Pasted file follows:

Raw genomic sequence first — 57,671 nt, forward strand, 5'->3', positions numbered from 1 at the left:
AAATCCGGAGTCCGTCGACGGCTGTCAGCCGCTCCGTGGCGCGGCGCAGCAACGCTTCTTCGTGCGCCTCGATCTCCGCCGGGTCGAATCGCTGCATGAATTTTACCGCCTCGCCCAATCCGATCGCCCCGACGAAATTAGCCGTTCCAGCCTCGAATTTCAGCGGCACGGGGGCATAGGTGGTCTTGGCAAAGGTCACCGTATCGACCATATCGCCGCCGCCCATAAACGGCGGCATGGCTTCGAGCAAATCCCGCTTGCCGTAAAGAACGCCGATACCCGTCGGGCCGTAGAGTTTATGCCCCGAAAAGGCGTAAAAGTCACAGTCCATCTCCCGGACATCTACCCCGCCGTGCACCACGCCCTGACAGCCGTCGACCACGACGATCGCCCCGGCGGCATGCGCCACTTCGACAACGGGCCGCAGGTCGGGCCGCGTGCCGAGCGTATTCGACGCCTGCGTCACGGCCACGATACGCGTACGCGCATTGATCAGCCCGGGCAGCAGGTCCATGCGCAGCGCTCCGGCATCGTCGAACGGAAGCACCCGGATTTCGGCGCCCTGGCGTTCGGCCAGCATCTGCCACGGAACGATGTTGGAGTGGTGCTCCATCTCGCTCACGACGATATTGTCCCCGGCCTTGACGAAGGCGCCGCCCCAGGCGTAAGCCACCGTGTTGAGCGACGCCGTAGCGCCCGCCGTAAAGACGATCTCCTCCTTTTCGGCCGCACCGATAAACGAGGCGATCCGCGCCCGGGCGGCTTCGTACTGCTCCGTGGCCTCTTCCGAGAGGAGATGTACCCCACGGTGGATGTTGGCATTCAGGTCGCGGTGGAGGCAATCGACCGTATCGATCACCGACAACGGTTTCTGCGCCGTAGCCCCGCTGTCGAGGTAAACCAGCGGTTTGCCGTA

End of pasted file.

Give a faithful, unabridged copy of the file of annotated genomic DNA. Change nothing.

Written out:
Raw genomic sequence first — 57,671 nt, forward strand, 5'->3', positions numbered from 1 at the left:
AAATCCGGAGTCCGTCGACGGCTGTCAGCCGCTCCGTGGCGCGGCGCAGCAACGCTTCTTCGTGCGCCTCGATCTCCGCCGGGTCGAATCGCTGCATGAATTTTACCGCCTCGCCCAATCCGATCGCCCCGACGAAATTAGCCGTTCCAGCCTCGAATTTCAGCGGCACGGGGGCATAGGTGGTCTTGGCAAAGGTCACCGTATCGACCATATCGCCGCCGCCCATAAACGGCGGCATGGCTTCGAGCAAATCCCGCTTGCCGTAAAGAACGCCGATACCCGTCGGGCCGTAGAGTTTATGCCCCGAAAAGGCGTAAAAGTCACAGTCCATCTCCCGGACATCTACCCCGCCGTGCACCACGCCCTGACAGCCGTCGACCACGACGATCGCCCCGGCGGCATGCGCCACTTCGACAACGGGCCGCAGGTCGGGCCGCGTGCCGAGCGTATTCGACGCCTGCGTCACGGCCACGATACGCGTACGCGCATTGATCAGCCCGGGCAGCAGGTCCATGCGCAGCGCTCCGGCATCGTCGAACGGAAGCACCCGGATTTCGGCGCCCTGGCGTTCGGCCAGCATCTGCCACGGAACGATGTTGGAGTGGTGCTCCATCTCGCTCACGACGATATTGTCCCCGGCCTTGACGAAGGCGCCGCCCCAGGCGTAAGCCACCGTGTTGAGCGACGCCGTAGCGCCCGCCGTAAAGACGATCTCCTCCTTTTCGGCCGCACCGATAAACGAGGCGATCCGCGCCCGGGCGGCTTCGTACTGCTCCGTGGCCTCTTCCGAGAGGAGATGTACCCCACGGTGGATGTTGGCATTCAGGTCGCGGTGGAGGCAATCGACCGTATCGATCACCGACAACGGTTTCTGCGCCGTAGCCCCGCTGTCGAGGTAAACCAGCGGTTTGCCGTA